Covid-19 Fight: Pinarayi Vijayan Has Become A Prisoner Of His Own Media Image; Communist ‘Kerala Model’ Is Falling Apart

Covid-19 Fight: Pinarayi Vijayan Has Become A Prisoner Of His Own Media Image; Communist ‘Kerala Model’ Is Falling ApartKerala Chief Minister Pinarayi Vijayan. 
Snapshot
  • The ‘Kerala model’ remained unquestioned by both a curiously-cowed opposition and an overawed press.

    But now it seems to be falling apart.

The so-called ‘Kerala model’, aggressively promoted by Chief Minister Pinarayi Vijayan appears to be coming apart at the seams – both fiscally and in managing the Wuhan coronavirus pandemic.

Yet, two weeks ago, when Swarajya first started asking hard questions of Vijayan’s communist government, it was a lone voice disputing both the Marxists’ public reporting of the pandemic, and its management.

These queries seemed in bad taste, since, as per Vijayan’s daily evening press conferences (gushingly dubbed ‘sunset meetings’ by a formidable public relations brigade), the count of positive cases in the state was in steady decline.

They were down to the low single digits, quarantine was in full effect, and every last Nizamuddin Markaz returnee had apparently been accounted for by the end of March.

On the administrative front, Vijayan was busy declaring fresh welfare schemes, dutifully zoning districts in colour schemes, planning an exit strategy which would be the envy of the known world, announcing grand economic recovery packages, and preparing for the return of lakhs of Malayalees from the Gulf.

In the backdrop, while numerous foreign publications were writing touching pieces about how the communists’ ‘Kerala model’ was the best thing since sliced bread, the statistical veracity of these claims remained studiously unquestioned by both a curiously-cowed opposition, and an overawed press.

But not a day after the first probing queries were published, and an article appeared, hastily confirming that yes, well, while all the Tablighi Jamaat returnees were accounted for, there might or might not be a few, who might or might not be accounted for. This is what happens when journalism becomes indistinguishable from meteorology.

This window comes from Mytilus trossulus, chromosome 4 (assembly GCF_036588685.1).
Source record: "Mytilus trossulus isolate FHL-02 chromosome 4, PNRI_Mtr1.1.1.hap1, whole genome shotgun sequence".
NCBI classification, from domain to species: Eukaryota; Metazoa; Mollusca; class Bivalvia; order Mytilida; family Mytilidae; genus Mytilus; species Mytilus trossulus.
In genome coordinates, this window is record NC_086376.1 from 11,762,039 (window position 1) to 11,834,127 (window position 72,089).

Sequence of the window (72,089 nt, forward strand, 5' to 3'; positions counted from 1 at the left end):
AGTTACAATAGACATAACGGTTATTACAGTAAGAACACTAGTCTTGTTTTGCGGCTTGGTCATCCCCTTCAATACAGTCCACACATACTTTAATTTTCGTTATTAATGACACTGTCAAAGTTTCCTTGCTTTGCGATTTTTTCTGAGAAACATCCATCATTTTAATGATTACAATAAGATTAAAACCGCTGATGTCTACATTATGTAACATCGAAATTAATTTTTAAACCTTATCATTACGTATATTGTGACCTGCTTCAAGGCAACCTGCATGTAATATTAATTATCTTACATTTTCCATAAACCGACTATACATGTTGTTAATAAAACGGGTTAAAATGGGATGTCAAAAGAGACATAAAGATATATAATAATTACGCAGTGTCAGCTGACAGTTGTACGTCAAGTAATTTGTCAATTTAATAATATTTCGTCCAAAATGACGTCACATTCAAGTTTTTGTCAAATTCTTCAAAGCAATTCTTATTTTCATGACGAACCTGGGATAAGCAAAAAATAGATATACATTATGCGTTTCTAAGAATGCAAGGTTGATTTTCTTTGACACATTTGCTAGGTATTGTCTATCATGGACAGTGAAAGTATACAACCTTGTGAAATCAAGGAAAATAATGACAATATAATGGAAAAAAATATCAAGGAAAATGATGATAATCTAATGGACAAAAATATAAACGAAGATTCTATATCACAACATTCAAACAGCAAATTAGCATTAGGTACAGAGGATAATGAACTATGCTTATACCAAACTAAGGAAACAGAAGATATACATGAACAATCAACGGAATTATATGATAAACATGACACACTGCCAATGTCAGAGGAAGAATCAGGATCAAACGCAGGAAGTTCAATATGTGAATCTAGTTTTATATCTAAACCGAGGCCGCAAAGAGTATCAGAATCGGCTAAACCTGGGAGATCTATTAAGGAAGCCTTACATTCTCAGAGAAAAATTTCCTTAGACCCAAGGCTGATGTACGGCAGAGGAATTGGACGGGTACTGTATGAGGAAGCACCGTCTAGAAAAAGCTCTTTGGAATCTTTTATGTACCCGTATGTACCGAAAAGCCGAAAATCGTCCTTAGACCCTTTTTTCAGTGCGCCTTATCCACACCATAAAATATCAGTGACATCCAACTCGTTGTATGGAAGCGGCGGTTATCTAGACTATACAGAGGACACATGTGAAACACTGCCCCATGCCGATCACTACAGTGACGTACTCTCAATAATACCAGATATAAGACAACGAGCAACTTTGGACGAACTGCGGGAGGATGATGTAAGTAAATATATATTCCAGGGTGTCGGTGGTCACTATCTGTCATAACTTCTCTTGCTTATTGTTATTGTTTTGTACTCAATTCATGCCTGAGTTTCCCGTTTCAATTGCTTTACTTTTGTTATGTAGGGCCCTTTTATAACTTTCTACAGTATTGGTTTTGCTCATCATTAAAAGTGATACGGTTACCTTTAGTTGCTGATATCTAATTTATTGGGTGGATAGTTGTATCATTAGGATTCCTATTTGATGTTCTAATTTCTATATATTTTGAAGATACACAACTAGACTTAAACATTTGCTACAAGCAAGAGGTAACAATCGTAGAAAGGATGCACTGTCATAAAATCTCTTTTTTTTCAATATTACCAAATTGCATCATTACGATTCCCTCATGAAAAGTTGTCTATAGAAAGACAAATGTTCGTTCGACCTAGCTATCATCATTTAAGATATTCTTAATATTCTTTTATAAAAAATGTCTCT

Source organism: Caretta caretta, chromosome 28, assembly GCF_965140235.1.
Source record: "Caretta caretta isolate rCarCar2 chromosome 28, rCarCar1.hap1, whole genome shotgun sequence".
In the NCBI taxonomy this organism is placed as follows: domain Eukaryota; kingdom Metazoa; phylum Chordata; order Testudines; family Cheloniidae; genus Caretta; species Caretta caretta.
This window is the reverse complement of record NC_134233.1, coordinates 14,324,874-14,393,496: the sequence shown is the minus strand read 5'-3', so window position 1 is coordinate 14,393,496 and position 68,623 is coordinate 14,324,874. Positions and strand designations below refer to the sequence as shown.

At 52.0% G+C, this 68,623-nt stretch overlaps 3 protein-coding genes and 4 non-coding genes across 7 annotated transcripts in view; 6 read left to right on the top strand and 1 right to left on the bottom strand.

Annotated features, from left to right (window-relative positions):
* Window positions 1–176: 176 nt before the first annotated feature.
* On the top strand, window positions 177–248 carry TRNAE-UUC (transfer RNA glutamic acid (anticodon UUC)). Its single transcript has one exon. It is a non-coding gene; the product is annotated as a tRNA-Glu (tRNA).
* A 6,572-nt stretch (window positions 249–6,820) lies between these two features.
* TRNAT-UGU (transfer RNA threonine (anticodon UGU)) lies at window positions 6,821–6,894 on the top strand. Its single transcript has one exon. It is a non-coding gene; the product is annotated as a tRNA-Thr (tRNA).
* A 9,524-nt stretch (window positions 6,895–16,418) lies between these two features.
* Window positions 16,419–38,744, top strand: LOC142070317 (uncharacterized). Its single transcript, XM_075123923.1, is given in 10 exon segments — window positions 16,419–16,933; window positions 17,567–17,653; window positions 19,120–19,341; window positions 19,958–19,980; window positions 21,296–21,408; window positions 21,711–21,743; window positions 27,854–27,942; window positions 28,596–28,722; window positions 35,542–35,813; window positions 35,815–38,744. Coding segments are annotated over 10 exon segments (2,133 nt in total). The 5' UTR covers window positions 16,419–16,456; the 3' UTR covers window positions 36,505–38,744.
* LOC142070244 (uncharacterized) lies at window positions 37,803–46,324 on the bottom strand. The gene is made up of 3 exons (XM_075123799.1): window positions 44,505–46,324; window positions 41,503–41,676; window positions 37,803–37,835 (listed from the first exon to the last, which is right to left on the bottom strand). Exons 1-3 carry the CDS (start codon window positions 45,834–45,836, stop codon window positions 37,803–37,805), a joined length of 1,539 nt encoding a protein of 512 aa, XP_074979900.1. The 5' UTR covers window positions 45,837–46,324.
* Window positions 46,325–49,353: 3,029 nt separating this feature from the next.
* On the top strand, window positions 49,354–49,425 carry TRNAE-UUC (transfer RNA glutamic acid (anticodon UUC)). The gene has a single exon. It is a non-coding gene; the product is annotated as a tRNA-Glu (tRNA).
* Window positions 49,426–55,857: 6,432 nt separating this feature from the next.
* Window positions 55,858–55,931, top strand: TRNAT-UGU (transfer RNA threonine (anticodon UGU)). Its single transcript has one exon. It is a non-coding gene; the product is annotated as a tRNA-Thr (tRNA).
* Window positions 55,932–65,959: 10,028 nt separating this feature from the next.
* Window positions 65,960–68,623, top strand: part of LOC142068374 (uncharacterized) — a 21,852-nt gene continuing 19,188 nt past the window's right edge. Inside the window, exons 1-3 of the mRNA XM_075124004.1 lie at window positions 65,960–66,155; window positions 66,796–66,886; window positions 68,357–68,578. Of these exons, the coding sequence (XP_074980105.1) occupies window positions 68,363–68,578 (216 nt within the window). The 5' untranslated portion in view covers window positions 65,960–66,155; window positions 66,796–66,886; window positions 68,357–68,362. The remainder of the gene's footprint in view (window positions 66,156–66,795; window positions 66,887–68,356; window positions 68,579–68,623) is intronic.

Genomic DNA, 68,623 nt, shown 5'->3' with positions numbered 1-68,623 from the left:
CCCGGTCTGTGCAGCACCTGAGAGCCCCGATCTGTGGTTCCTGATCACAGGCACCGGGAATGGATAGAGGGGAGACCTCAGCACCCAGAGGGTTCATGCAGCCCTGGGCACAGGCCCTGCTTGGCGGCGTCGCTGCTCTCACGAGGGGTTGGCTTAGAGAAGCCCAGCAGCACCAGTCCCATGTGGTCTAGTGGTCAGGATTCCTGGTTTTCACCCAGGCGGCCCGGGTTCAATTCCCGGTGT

The same day, there was a spurt in cases, and the count started climbing up again. Only 51 cases were reported between 10 and 20 April; as many more were reported over the next three days. While this trend shift confirmed that the doubts raised were not misplaced, it ended up raising more doubts, because now, the scanty details supplied made no sense.

If Vijayan was to be believed, individuals were manifesting symptoms three to four weeks after their last probable points of infection – a medical incongruity.

Even more incredulously, a chunk of the fresh cases were located in two districts, Kottayam and Idukki, which had just been declared virus-free, and hence graded green; meaning, that they were set to exit the lockdown first.

Both became containment zones instead. As a result, Kerala was forced to witness the utter absurdity of two districts going from green to red in a matter of days. The ongoing controversy, over the origins of fresh cases in these districts, is another story entirely.

To make matters worse, Vijayan tied himself up in knots at sunset on 28 April, by saying that only four cases had been reported in Kerala that day – all from the North Malabar hotspots of Kannur and Kasaragod. That’s when the balloon went up. The hitherto-cowed local press howled in protest, since reports had already emerged from Idukki district of three new cases. Why were those not on the tally, they asked? Vijayan’s response was baffling: it wasn’t three cases from Idukki alone, he said, but 25 from the state, and all the samples had been sent back for re-testing.